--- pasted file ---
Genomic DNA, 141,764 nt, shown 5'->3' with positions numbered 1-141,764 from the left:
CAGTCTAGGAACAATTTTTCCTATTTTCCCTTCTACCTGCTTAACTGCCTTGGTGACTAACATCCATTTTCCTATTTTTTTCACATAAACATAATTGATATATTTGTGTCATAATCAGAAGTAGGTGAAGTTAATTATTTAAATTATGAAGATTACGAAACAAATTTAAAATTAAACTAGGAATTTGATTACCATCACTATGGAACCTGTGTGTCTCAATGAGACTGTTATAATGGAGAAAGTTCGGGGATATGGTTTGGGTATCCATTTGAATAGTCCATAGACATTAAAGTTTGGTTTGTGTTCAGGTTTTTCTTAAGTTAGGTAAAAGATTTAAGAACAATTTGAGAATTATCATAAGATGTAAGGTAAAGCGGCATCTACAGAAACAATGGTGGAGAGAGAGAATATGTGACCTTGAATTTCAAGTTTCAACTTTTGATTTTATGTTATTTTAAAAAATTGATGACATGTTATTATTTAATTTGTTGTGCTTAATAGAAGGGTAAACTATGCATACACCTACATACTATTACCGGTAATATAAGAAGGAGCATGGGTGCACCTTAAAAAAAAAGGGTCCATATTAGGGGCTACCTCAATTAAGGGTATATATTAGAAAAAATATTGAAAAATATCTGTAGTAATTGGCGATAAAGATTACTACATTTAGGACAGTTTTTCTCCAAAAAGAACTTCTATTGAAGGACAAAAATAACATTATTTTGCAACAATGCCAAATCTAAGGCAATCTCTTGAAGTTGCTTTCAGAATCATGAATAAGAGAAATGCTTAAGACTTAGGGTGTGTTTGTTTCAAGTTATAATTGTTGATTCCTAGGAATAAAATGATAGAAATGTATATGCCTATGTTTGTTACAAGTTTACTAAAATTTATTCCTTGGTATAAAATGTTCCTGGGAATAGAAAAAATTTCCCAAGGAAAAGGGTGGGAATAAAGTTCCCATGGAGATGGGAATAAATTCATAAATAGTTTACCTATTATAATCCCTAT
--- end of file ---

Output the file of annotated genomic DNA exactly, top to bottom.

Genomic DNA, 141,764 nt, shown 5'->3' with positions numbered 1-141,764 from the left:
CAGTCTAGGAACAATTTTTCCTATTTTCCCTTCTACCTGCTTAACTGCCTTGGTGACTAACATCCATTTTCCTATTTTTTTCACATAAACATAATTGATATATTTGTGTCATAATCAGAAGTAGGTGAAGTTAATTATTTAAATTATGAAGATTACGAAACAAATTTAAAATTAAACTAGGAATTTGATTACCATCACTATGGAACCTGTGTGTCTCAATGAGACTGTTATAATGGAGAAAGTTCGGGGATATGGTTTGGGTATCCATTTGAATAGTCCATAGACATTAAAGTTTGGTTTGTGTTCAGGTTTTTCTTAAGTTAGGTAAAAGATTTAAGAACAATTTGAGAATTATCATAAGATGTAAGGTAAAGCGGCATCTACAGAAACAATGGTGGAGAGAGAGAATATGTGACCTTGAATTTCAAGTTTCAACTTTTGATTTTATGTTATTTTAAAAAATTGATGACATGTTATTATTTAATTTGTTGTGCTTAATAGAAGGGTAAACTATGCATACACCTACATACTATTACCGGTAATATAAGAAGGAGCATGGGTGCACCTTAAAAAAAAAGGGTCCATATTAGGGGCTACCTCAATTAAGGGTATATATTAGAAAAAATATTGAAAAATATCTGTAGTAATTGGCGATAAAGATTACTACATTTAGGACAGTTTTTCTCCAAAAAGAACTTCTATTGAAGGACAAAAATAACATTATTTTGCAACAATGCCAAATCTAAGGCAATCTCTTGAAGTTGCTTTCAGAATCATGAATAAGAGAAATGCTTAAGACTTAGGGTGTGTTTGTTTCAAGTTATAATTGTTGATTCCTAGGAATAAAATGATAGAAATGTATATGCCTATGTTTGTTACAAGTTTACTAAAATTTATTCCTTGGTATAAAATGTTCCTGGGAATAGAAAAAATTTCCCAAGGAAAAGGGTGGGAATAAAGTTCCCATGGAGATGGGAATAAATTCATAAATAGTTTACCTATTATAATCCCTAT